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Trump operates on the basis of ‘Trump First,’ not ‘America First’

Oct 10,2019 - Last updated at Oct 10,2019

Donald Trump has said that the US will withdraw troops from northern Syria in order to allow Turkey to launch a military operation to clear Kurdish fighters from the border area east of the Euphrates River. His abandonment of the Kurds has compelled US troops and contractors to pull back, and prompted demonstrations by fearful civilians living in the area the Turks intend to attack.

Trump's abrupt policy switch has surprised the US military, which had initiated joint air and ground patrols with Turkish forces along the border to pre-empt potential clashes between Kurds and Turks. He shocked the Kurdish People's Protection Units (YPG), the main constituent of the US-formed Syrian Democratic Forces, which was the only local formation deployed successfully against Daesh. Turkish President Recep Tayyip Erdogan may also have been pleasantly surprised, when, after his phone call with Trump last Sunday, he gave a green light to the invasion of northeastern Syria. Erdogan has for many months been threatening to invade and occupy a 30-kilometre wide belt of Syrian territory and expel YPG fighters. With them will go tens of thousands of local Kurdish, Armenian, Assyrian and Arab residents, making room for 2-3 million of the 3.6 million Syrian Arab refugees from elsewhere Turkey seeks to deport. Having once welcomed the Syrians, Erdogan wants them to disappear because they have become unpopular with fellow Turks.

Turkey considers the YPG an offshoot of the Turkish Kurdish Workers' Party, which has been fighting the Turkish army for more than 30 years, and seeks to end the YPG's reign in northern Syria as this encourages the Turkish Kurds to continue their struggle for autonomy and, ultimately, independence.

Last December, Trump reignited Erdogan's ambition to take over a wide swathe of Syrian territory along Turkey's southern border by announcing the US intention of withdrawing its 2,000 plus forces from Syria. Most have been deployed in the north alongside the YPG, while the US warplanes supplied air cover during the fight against Daesh. Trump waited until he could, wrongly, proclaim Daesh's defeat, although an estimated 30,000 of its fighters are free, regrouping and threatening or engaging in fresh attacks. Daesh is far from finished as Trump has claimed.

Since January, the US has attempted to get Erdogan to agree to a US plan for a buffer zone patrolled by joint forces. Washington succeeded in August but the plan has not satisfied Erdogan. Having failed to topple Syrian President Bashar Assad by supporting a rabble of "rebels", Erdogan has committed to the occupation of Syrian territory as the next best option. Turkey has used "rebels" and taqfiris to create a surrogate force to take part in the invasion with the backing of the Turkish army and air force. The surrogates are meant to stay on and control the occupation zone.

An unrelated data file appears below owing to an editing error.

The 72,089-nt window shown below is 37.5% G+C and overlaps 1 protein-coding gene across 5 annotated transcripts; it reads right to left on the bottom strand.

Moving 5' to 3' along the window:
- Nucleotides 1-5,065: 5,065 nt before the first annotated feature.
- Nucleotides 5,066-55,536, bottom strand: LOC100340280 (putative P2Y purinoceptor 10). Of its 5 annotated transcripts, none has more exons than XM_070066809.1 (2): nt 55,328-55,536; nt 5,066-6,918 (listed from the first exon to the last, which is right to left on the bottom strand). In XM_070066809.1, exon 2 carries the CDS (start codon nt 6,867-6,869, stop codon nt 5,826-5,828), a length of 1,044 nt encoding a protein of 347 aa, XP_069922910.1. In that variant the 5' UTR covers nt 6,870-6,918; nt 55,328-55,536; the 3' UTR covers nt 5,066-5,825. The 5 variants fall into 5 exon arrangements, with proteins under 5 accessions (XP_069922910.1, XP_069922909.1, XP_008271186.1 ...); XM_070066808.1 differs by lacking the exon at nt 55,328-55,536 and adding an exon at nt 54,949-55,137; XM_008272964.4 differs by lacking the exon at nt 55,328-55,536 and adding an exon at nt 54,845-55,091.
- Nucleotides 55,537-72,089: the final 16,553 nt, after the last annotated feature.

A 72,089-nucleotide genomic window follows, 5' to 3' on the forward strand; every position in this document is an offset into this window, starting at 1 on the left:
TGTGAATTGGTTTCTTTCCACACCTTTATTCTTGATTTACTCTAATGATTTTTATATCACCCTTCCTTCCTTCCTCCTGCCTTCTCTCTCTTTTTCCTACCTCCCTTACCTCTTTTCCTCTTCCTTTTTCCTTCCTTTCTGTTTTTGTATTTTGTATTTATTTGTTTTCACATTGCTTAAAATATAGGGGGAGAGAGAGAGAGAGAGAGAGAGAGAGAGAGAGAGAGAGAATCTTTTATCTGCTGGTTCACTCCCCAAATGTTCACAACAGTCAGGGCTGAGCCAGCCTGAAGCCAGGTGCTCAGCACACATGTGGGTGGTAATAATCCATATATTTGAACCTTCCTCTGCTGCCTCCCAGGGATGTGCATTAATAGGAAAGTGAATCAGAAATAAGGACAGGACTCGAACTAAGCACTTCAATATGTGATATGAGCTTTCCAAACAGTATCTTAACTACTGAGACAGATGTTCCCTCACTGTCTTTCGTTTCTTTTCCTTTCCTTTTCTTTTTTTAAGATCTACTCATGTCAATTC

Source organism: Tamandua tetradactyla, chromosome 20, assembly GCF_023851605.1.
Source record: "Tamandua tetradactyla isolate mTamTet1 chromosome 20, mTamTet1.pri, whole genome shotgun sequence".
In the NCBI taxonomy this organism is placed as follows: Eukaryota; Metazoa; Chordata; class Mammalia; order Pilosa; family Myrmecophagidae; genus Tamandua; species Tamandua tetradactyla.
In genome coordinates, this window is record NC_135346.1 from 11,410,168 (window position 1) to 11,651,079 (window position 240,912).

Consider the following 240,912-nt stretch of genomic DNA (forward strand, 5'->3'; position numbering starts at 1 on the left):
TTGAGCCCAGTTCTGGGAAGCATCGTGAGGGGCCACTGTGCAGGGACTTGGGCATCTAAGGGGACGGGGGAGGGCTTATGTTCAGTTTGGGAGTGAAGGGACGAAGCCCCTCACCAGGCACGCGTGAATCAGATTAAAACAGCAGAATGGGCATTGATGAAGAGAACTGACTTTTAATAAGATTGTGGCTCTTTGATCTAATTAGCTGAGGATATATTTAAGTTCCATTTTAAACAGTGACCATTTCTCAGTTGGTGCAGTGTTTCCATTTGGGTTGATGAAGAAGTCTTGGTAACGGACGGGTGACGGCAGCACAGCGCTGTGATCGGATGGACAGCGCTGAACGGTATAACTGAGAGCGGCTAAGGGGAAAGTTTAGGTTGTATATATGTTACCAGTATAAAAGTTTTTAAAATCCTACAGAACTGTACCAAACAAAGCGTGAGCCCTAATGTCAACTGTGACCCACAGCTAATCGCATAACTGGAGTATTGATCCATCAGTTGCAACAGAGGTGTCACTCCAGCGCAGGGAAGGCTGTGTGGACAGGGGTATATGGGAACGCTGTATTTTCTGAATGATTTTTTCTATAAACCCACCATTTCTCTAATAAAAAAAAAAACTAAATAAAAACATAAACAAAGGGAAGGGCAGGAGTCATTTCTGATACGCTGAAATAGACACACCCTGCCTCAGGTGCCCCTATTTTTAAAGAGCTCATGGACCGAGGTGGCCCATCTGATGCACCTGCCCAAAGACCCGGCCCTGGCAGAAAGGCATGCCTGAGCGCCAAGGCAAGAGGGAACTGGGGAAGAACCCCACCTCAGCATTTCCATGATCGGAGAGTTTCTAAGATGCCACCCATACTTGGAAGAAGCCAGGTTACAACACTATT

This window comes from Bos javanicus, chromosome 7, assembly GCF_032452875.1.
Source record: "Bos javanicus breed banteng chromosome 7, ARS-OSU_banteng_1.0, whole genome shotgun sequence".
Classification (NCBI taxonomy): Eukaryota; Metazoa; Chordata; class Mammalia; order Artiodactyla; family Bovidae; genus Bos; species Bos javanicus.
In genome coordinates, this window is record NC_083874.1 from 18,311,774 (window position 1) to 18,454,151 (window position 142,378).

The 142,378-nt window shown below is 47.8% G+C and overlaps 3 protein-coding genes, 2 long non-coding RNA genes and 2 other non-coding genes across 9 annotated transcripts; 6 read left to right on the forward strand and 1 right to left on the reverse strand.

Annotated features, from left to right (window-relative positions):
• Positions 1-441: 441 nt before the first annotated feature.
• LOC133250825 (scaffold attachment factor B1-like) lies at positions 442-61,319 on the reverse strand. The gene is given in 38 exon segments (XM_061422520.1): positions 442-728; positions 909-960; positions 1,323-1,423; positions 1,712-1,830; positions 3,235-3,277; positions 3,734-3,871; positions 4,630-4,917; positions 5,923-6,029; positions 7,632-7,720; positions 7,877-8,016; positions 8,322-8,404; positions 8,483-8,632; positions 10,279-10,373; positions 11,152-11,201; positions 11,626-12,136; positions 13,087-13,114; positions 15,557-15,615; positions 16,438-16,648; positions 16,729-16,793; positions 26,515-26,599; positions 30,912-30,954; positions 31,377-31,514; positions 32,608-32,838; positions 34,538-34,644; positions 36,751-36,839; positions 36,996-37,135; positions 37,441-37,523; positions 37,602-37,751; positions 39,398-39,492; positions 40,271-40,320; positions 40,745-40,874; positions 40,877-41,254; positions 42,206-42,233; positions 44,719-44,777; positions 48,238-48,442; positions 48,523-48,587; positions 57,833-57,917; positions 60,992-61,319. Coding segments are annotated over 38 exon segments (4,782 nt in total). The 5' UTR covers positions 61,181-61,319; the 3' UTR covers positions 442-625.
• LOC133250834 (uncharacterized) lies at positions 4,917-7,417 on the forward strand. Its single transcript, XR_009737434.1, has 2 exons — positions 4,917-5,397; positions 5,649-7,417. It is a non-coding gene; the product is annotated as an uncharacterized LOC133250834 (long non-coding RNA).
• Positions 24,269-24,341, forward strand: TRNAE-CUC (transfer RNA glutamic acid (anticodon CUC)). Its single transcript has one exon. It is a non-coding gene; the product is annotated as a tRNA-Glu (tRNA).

While Erdogan has repeatedly said he intends to mount this military operation to create a "zone of peace", peace is unlikely to be the outcome. The YPG has responded by saying that its forces will defend themselves and the 700,000 people who live along the border. The US has continued to provide arms and vehicles to the YPG as tensions along the border have risen due to Turkey's build-up on its side of the frontier. However, the US insisted that the Kurds dismantle border fortifications and positions as part of the deal for joint patrols. This has weakened the Kurds’ ability to defend their area. If and when battle erupts, US forces could withdraw completely from northern Syria and, perhaps, from the base created at Tanf in the southeast.

Syria and its Russian and Iranian allies oppose the creation of a Turkish-controlled "safe zone" as it violates Syrian sovereignty and prevents the resumption of Damascus-rule in the north of the country.

Trump's abandonment of the Kurds, who lost 11,000 fighters in the anti-Daesh campaign, is both abhorrent and dangerous. It is unconscionable because US fatalities in both Syria and Iraq were just 16. The Kurds did the fighting in Syria, although US troops were in the front line in Iraq. Trump is obsessed with a promise he made during his campaign to his "base" of supporters to withdraw US troops from the battlefields of Syria and Afghanistan. He has not listened to military and political advisers who warn that the withdrawal of US troops will be exploited by Turkey, in the case of Syria, and the Taliban in Afghanistan. His withdrawal demands are not in the interests of the US and the wider region. He will create new areas of conflict, occupation and oppression that could fragment existing states.

Trump operates on the basis of "Trump First", not "America First". He is interested only in serving his own interests and ambitions. He has a valuable property, Trump Towers in Istanbul, two conjoined high-rise blocks of which he is very proud. At present, he is in campaign mode with the aim of winning a second term in the White House. Beleaguered by impeachment investigations, Trump is determined to shore up popularity with his "base", which does not like US involvement in foreign wars even if they do not kill many US soldiers in constituencies favouring Trump. They and he are oblivious to developments outside their purview and could not care less about matters they do not understand or want to take on board. This being the case with Trump, he should not have run for the president of a country with hundreds of military bases and posts around the globe and was formerly seen, mistakenly, as a force for good. This has never been the case.

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